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Sunday, October 24, 2010

This Week's You Cut - NPR Funding Cut Suggested

NPR firing Juan Williams for expressing his opinion demonstrates an over-reaching political correctness that is chipping away at the fundamental American freedoms of speech and expression....that's what Eric Cantor, House Republican Whip says and I agree with him. That's why I'm voting on this week's You Cut to termination of federal funding for NPR in the latest round of YouCut options.

Go to:

Terminate Taxpayer Funding of National Public Radio
Savings of Tens of Millions of Dollars (potentially in excess of a hundred million dollars)
National Public Radio's (NPR) recent decision to terminate commentator Juan Williams contract because of comments he expressed on another station have brought new found attention to NPR's receipt of taxpayer funds.

NPR receives taxpayer funding in two different ways. First, they receive direct government grants from various federal agencies, including the Corporation for Public Broadcasting, the Department of Commerce, the Department of Education, and the National Endowment for the Arts. Over the past two years this direct funding has totaled approximately $9 million. But NPR also receives taxpayer funds indirectly. The Corporation for Public Broadcasting makes grants to public radio stations. While some of these grants can be used for any purpose, some can only be used to acquire and produce programming. Often this programming is purchased from NPR. Indeed programming fees and dues paid by local public radio stations to NPR accounts for approximately 40% of NPR's budget or about $65 million last year. A portion of these funds were originally federal tax dollars provided to the Corporation for Public Broadcasting to the local public radio stations.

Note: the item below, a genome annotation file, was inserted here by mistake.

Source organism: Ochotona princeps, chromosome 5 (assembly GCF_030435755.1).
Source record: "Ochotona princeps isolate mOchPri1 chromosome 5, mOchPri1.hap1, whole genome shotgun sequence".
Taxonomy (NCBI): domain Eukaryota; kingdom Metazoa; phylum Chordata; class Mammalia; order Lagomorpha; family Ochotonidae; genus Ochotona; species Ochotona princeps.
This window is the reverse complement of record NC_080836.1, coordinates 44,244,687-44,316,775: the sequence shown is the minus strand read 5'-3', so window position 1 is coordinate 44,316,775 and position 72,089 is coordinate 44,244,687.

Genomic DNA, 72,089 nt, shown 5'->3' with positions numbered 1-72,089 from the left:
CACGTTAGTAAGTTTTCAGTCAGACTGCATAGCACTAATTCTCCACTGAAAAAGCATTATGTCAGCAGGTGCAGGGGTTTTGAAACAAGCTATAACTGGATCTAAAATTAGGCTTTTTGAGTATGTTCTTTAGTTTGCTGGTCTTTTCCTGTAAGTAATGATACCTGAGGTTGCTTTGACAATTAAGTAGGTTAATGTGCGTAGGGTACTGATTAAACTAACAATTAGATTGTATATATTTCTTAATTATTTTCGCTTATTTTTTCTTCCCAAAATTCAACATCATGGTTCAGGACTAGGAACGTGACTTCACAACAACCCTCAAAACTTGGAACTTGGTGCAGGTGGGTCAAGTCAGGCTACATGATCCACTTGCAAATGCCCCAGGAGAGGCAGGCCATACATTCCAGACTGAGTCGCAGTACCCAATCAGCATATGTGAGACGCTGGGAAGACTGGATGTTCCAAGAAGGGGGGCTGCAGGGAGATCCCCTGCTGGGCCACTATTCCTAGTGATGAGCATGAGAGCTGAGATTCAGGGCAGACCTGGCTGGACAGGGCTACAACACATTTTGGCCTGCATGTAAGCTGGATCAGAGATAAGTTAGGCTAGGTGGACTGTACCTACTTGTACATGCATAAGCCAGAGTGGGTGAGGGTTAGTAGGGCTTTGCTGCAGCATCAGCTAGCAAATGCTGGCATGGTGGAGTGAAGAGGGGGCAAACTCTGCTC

NPR receives a significant amount of funding from private individuals and organizations through donations and sponsorships. For example in 2008, NPR listed over 32 separate private donors and sponsors who provided financial support in excess of half-a-million dollars that year. NPR officials have indicated that taxpayer funding makes up only a small portion of their overall budget. Therefore eliminating taxpayer support should not materially affect NPR’s ability to operate while at the same time saving taxpayers millions of dollars annually.

Terminate Exchanges with Historic Whaling and Trading Partners Program
Savings of $87.5 million over ten years
The Exchanges with Historic Whaling and Trading Partners program provides non-competitive grants to support culturally-based educational activities “to assist Alaska Natives, native Hawaiians, and children and families living in Massachusetts linked by history and tradition to Alaska and Hawaii, and members of any federally recognized Indian tribe in Mississippi.” The President has proposed terminating this program in part because it is non-competitive in nature, there is no reliable performance data by which to measure the outcomes of the program, and it has “narrow goals [that] are more appropriately served with State, local, and private funding.”

Terminate the Presidential Election Fund
Savings of $520 million over ten years.
The Presidential Election Fund is a federal program that provides matching funds to political candidates during Presidential primaries, certain third-party candidates, and funds for political conventions. In the 2008 Presidential election the candidates raised over $1.3 billion from individuals and PACs, in addition to taxpayer funds. Eliminating this additional taxpayer subsidy would allow those funds to be used for deficit reduction.

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